Housing associations were developed with the aim of making accommodation available and affordable for all.
A housing association is a not-for-profit organisation which owns, lets and manages rental housing. Therefore, revenue acquired through rent is ploughed back into the acquisition and maintenance of property.
They originally appeared in the post-Industrial revolution years of the 19th century and they grew in importance in the 1960s and 70s with the increase in emphasis on social inclusion, and grew in the 1980s, when limitations imposed on council housing allowed them to take over a much bigger share of the social housing market.
Accommodation owned by housing associations is known as "social housing", a loose term which incorporates government-owned council housing and other affordable accommodation.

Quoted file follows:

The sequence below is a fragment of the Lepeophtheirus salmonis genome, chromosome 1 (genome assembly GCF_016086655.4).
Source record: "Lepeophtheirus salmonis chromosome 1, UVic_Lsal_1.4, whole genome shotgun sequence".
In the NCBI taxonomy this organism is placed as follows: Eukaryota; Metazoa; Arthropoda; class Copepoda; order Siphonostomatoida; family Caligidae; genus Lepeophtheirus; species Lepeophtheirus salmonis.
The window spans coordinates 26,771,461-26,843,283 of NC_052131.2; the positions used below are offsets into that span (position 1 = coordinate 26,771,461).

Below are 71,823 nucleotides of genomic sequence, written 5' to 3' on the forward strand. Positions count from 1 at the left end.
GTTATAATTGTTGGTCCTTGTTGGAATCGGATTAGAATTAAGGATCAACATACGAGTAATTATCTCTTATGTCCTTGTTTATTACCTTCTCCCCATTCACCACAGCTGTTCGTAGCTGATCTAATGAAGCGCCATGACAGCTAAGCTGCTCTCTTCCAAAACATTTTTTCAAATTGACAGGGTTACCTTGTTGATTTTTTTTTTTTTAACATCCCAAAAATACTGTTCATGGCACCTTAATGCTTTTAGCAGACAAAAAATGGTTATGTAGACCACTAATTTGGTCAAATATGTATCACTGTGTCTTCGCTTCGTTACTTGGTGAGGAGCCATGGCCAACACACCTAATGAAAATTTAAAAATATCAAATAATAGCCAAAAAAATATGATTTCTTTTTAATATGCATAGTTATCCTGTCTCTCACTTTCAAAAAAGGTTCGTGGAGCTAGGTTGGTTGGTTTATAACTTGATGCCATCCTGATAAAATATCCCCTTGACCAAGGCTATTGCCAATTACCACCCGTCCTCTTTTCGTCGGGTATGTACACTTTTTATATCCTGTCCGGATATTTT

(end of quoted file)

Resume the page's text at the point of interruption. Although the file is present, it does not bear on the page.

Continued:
Housing associations offer homes for low cost rent. Millions of people cannot afford to buy a decent home or pay private sector rents. Housing associations try to meet the needs of these people by providing homes for almost 5m people at an affordable rent. HAs work in partnership with local authorities to meet local housing needs.
Housing associations offer low cost homes to buy. They can provide affordable property for tenants, first time buyers and key workers, offering shared ownership schemes.
Housing associations create jobs. Every £1bn invested in affordable housing employs 21,000 people for a year.
Housing associations can support communities through social enterprise. “Joblessness on many social housing estates tops 50% but at the same time, housing associations contract for millions of pounds worth of services each year. Social enterprise can deliver both services and social impact. So, put this all together, and across the country you could have a social businesses creating jobs for local people, delivering contracts for housing associations and reinvesting the profits in communities,” writes The Guardian.